Suspect confesses to killing pair missing in Amazon, leads authorities to bodies, Brazilian official says
A Brazilian federal police investigator reported Wednesday night that a suspect has confessed to fatally shooting an Indigenous expert and a British journalist in a remote part of the Amazon. The suspect took officers to where the bodies of the two men were buried, the investigator said.
Police said at a news conference in the Amazon city of Manaus that the prime suspect in the case confessed Tuesday night and detailed what happened to the pair, who. They said other arrests would be made soon in the case, but gave no details.
The federal investigator, Eduardo Alexandre Fontes, said Amarildo da Costa de Oliveira, 41, nicknamed Pelado, told officers he used a firearm to kill Indigenous expert Bruno Pereira of Brazil and freelance reporter Dom Phillips of Britain.
“We would have no way of getting to that spot quickly without the confession,” Torres said of the place where police recovered human remains Wednesday, after being led there by Pelado.
Torres said the remains are expected to be identified within days, and if confirmed as the missing men, “will be returned to the families of the two.”
“We found the bodies three kilometers (nearly two miles) into the woods,” the investigator said, adding that rescue teams traveled about one hour and forty minutes on the river and 25 more into the woods to reach the burial spot.
Pelado’s family had said previously that he denied any wrongdoing and claimed police tortured him to try to get a confession.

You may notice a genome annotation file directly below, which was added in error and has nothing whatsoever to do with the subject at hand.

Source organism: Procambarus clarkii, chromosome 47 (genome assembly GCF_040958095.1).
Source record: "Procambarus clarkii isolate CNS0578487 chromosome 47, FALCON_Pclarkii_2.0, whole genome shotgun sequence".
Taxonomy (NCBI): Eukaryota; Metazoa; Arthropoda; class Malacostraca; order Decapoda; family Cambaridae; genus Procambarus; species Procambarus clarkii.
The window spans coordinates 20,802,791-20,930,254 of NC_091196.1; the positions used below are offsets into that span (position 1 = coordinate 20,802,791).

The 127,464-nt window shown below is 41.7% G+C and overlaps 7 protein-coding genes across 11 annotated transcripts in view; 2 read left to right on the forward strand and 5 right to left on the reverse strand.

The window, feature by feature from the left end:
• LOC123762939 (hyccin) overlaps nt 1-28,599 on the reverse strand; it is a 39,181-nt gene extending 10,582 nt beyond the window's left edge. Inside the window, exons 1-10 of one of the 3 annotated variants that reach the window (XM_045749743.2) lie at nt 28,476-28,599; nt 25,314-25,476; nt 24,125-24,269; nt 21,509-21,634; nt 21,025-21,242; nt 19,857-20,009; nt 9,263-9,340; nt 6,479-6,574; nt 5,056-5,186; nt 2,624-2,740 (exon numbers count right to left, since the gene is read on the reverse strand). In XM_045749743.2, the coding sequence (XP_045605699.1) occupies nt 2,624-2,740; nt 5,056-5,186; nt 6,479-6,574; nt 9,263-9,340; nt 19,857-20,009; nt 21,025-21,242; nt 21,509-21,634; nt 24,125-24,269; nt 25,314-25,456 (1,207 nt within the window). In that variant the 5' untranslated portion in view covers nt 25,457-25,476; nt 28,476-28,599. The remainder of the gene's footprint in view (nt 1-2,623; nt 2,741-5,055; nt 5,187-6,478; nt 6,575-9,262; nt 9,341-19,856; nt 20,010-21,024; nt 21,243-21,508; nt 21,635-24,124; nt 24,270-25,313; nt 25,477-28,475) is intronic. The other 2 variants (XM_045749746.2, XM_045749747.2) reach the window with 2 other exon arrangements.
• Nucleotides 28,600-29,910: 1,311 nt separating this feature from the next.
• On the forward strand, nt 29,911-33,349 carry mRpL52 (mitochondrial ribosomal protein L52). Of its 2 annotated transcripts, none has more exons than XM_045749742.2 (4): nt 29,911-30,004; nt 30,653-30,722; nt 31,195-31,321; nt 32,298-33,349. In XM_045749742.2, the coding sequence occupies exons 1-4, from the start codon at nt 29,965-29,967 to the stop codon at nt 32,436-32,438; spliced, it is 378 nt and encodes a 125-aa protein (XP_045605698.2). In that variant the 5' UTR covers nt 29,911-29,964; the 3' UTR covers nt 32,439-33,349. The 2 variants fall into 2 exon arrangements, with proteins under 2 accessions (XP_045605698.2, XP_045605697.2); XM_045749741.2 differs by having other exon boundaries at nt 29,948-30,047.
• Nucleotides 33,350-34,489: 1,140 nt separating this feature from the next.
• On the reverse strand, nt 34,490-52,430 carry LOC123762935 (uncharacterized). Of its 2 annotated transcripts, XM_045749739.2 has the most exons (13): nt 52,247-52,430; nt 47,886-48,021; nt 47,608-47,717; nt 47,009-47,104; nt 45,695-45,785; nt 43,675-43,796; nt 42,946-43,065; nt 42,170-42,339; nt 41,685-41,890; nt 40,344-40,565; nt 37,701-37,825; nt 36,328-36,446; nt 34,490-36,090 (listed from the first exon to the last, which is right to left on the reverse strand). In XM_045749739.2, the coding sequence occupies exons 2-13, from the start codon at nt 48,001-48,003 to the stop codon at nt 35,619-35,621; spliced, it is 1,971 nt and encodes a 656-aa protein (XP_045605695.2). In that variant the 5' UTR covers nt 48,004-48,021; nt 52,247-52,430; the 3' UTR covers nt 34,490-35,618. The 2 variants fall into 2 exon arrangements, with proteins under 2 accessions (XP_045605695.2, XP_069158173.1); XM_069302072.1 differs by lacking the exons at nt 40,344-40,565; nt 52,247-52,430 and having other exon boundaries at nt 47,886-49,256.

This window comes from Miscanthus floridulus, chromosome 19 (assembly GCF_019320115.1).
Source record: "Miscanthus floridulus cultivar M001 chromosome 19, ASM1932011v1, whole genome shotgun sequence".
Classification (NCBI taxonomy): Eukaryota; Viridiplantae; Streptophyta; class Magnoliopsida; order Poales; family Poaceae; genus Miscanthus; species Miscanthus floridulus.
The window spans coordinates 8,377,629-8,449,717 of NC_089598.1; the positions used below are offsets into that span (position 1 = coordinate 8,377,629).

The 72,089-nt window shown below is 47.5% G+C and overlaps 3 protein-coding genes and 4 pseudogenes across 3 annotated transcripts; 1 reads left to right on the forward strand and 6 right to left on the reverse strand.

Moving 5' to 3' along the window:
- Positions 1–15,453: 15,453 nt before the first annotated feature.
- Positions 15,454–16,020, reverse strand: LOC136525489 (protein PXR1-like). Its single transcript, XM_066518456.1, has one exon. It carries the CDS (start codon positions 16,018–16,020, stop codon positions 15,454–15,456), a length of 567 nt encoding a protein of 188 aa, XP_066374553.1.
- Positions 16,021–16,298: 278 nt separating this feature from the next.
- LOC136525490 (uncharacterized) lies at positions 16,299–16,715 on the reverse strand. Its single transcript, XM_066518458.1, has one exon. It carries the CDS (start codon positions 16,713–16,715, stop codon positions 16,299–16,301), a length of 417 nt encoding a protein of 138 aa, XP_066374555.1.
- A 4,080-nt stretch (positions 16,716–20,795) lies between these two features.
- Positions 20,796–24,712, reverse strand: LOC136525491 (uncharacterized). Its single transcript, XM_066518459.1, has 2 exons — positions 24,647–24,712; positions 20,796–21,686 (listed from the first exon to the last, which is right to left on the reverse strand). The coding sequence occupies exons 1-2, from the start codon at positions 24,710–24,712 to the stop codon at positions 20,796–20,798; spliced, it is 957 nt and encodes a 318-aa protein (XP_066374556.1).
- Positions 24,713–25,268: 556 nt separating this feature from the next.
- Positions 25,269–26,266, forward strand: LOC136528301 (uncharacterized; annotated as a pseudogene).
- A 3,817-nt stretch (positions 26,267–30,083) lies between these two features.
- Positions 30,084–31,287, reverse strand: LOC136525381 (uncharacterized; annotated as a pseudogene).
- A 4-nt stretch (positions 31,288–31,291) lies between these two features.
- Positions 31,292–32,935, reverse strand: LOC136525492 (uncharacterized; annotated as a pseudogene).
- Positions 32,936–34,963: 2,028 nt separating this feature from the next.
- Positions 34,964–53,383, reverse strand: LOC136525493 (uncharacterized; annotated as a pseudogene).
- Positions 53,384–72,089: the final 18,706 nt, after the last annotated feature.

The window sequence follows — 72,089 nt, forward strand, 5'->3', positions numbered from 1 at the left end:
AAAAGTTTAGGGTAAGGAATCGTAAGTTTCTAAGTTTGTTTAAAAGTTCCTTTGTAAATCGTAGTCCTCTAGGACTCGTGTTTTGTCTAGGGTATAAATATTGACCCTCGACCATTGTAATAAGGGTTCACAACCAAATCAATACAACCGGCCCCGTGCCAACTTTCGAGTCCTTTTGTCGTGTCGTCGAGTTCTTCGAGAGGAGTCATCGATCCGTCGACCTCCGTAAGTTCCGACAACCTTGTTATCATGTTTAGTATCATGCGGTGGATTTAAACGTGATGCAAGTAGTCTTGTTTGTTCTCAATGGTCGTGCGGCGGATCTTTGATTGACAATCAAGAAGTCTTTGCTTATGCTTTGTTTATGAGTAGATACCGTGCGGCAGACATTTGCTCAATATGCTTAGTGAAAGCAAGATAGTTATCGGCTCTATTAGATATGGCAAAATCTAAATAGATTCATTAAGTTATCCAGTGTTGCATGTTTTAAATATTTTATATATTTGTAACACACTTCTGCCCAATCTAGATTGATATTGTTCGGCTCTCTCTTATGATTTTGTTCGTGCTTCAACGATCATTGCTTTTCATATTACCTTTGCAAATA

Another officer, Guilherme Torres of the Amazonas state police, said the missing men’s boat had not been found yet, but police knew the area where it purportedly was hidden by those involved in the crime.
“They put bags of dirt on the boat so it would sink,” he said. The engine of the boat was removed, according to investigators.
The news conference at Brazil’s federal police headquarters in Manaus also included military leaders, who joined the effort to find Phillips and Pereira a few days after their disappearance was reported.
The efforts to find the two were started by Indigenous peoples in the region. UNIVAJA, an association of Indigenous peoples of the Javari Valley, mourned the loss of “two partners” in a statement Wednesday, adding they only had help and protection from local police.
As federal police announced they would hold a news conference, colleagues of Pereira called a vigil outside the headquarters of the Brazilian government’s Indigenous affairs agency in Brasilia. Pereira was on leave from the agency.
Pereira, 41, and Phillips, 57, were last seen on their boat in a river near the entrance of the Javari Valley Indigenous Territory, which borders Peru and Colombia. That area has seen violent conflicts between fishermen, poachers and government agents.
Developments began moving Wednesday when federal police officers took a suspect they didn’t identify at the time out on the river toward search parties looking for Phillips and Pereira.
An Associated Press photographer in Atalaia do Norte, the city closest to the search zone, witnessed police taking the suspect, who was in a hood.
On Tuesday, police said they had arrested a second suspect in connection with the disappearance. He was identified as Oseney da Costa de Oliveira, 41, a fisherman and a brother of Pelado, who police already had characterized as their main suspect.